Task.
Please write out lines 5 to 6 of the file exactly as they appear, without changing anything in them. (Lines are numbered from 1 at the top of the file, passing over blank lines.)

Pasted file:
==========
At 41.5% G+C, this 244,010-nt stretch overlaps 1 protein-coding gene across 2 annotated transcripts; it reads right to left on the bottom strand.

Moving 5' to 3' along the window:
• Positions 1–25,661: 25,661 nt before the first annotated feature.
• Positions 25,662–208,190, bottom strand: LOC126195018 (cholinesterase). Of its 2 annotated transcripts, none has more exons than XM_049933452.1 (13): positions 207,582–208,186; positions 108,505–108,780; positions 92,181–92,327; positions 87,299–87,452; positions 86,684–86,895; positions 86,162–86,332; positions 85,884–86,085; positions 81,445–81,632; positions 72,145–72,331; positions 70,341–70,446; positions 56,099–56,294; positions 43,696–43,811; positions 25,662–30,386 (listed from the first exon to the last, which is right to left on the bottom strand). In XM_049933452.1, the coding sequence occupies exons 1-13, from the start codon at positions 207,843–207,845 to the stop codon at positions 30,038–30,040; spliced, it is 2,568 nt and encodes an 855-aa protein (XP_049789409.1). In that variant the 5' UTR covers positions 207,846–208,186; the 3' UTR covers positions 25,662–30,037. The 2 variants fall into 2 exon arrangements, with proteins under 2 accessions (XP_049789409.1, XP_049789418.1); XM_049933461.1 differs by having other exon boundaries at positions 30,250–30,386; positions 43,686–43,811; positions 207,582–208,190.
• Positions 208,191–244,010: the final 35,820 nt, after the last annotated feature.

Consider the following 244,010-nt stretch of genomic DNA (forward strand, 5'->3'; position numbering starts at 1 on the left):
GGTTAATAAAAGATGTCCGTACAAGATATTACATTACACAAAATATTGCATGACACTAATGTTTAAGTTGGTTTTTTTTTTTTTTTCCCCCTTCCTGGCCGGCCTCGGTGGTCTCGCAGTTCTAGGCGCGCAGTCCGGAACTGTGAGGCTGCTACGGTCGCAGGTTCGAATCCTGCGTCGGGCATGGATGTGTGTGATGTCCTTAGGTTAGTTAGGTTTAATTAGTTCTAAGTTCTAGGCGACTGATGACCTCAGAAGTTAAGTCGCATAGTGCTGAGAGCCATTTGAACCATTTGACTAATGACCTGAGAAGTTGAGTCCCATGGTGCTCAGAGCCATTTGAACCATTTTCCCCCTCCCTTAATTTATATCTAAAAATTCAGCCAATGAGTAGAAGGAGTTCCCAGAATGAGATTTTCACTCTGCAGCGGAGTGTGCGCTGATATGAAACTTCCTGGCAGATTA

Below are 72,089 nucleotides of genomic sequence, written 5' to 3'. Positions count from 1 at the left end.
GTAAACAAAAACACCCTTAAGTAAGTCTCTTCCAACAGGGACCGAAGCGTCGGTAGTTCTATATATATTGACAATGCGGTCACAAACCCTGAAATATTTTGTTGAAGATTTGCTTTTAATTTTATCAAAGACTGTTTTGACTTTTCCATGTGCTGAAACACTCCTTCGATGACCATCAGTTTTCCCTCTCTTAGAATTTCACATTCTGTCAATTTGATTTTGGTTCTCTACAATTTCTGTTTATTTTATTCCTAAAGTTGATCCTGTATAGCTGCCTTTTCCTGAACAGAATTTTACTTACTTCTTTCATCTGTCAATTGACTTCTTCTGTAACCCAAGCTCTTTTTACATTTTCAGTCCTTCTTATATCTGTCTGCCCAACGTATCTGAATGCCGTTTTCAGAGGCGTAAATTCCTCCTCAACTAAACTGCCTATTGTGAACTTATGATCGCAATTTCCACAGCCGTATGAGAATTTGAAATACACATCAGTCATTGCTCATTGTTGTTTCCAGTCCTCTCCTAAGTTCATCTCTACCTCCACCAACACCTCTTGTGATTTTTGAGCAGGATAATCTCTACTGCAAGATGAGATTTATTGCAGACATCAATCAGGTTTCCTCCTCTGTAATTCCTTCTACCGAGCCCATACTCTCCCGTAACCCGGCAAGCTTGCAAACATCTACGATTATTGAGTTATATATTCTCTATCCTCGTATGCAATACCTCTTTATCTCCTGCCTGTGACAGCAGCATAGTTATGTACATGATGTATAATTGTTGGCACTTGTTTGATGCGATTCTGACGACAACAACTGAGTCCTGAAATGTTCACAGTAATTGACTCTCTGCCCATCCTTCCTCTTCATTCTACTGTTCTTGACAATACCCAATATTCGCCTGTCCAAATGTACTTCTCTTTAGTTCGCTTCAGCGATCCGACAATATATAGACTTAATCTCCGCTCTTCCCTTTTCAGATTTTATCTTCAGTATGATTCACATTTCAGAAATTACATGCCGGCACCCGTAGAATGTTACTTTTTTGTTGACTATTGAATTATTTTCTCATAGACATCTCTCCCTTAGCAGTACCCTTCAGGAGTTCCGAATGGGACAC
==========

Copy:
• Positions 208,191–244,010: the final 35,820 nt, after the last annotated feature.

Consider the following 244,010-nt stretch of genomic DNA (forward strand, 5'->3'; position numbering starts at 1 on the left):